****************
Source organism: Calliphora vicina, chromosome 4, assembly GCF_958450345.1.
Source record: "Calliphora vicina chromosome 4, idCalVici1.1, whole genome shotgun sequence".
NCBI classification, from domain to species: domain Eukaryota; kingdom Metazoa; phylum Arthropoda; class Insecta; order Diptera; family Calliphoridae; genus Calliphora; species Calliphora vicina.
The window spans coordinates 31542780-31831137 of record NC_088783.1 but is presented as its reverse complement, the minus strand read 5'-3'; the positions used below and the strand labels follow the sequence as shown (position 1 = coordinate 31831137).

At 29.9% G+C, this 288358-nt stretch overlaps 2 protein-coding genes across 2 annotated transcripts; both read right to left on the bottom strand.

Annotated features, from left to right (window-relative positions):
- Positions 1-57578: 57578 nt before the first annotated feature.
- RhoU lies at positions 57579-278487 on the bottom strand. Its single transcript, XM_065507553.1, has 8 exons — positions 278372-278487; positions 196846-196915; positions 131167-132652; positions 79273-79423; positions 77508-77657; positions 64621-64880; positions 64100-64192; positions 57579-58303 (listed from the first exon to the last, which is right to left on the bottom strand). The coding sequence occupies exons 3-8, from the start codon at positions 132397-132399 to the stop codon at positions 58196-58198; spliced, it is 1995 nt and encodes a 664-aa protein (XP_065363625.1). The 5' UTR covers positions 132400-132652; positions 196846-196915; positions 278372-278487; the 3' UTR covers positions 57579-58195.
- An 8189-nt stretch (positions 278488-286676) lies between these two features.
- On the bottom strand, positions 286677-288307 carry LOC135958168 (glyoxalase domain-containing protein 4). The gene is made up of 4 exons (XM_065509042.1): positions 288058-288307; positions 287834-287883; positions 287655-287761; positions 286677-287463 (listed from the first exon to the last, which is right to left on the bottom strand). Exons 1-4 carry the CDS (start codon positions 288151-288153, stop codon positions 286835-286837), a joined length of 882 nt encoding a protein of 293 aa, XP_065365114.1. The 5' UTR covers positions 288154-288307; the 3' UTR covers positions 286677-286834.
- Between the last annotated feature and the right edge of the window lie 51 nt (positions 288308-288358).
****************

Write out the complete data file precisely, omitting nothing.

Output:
Source organism: Calliphora vicina, chromosome 4, assembly GCF_958450345.1.
Source record: "Calliphora vicina chromosome 4, idCalVici1.1, whole genome shotgun sequence".
NCBI classification, from domain to species: domain Eukaryota; kingdom Metazoa; phylum Arthropoda; class Insecta; order Diptera; family Calliphoridae; genus Calliphora; species Calliphora vicina.
The window spans coordinates 31542780-31831137 of record NC_088783.1 but is presented as its reverse complement, the minus strand read 5'-3'; the positions used below and the strand labels follow the sequence as shown (position 1 = coordinate 31831137).

At 29.9% G+C, this 288358-nt stretch overlaps 2 protein-coding genes across 2 annotated transcripts; both read right to left on the bottom strand.

Annotated features, from left to right (window-relative positions):
- Positions 1-57578: 57578 nt before the first annotated feature.
- RhoU lies at positions 57579-278487 on the bottom strand. Its single transcript, XM_065507553.1, has 8 exons — positions 278372-278487; positions 196846-196915; positions 131167-132652; positions 79273-79423; positions 77508-77657; positions 64621-64880; positions 64100-64192; positions 57579-58303 (listed from the first exon to the last, which is right to left on the bottom strand). The coding sequence occupies exons 3-8, from the start codon at positions 132397-132399 to the stop codon at positions 58196-58198; spliced, it is 1995 nt and encodes a 664-aa protein (XP_065363625.1). The 5' UTR covers positions 132400-132652; positions 196846-196915; positions 278372-278487; the 3' UTR covers positions 57579-58195.
- An 8189-nt stretch (positions 278488-286676) lies between these two features.
- On the bottom strand, positions 286677-288307 carry LOC135958168 (glyoxalase domain-containing protein 4). The gene is made up of 4 exons (XM_065509042.1): positions 288058-288307; positions 287834-287883; positions 287655-287761; positions 286677-287463 (listed from the first exon to the last, which is right to left on the bottom strand). Exons 1-4 carry the CDS (start codon positions 288151-288153, stop codon positions 286835-286837), a joined length of 882 nt encoding a protein of 293 aa, XP_065365114.1. The 5' UTR covers positions 288154-288307; the 3' UTR covers positions 286677-286834.
- Between the last annotated feature and the right edge of the window lie 51 nt (positions 288308-288358).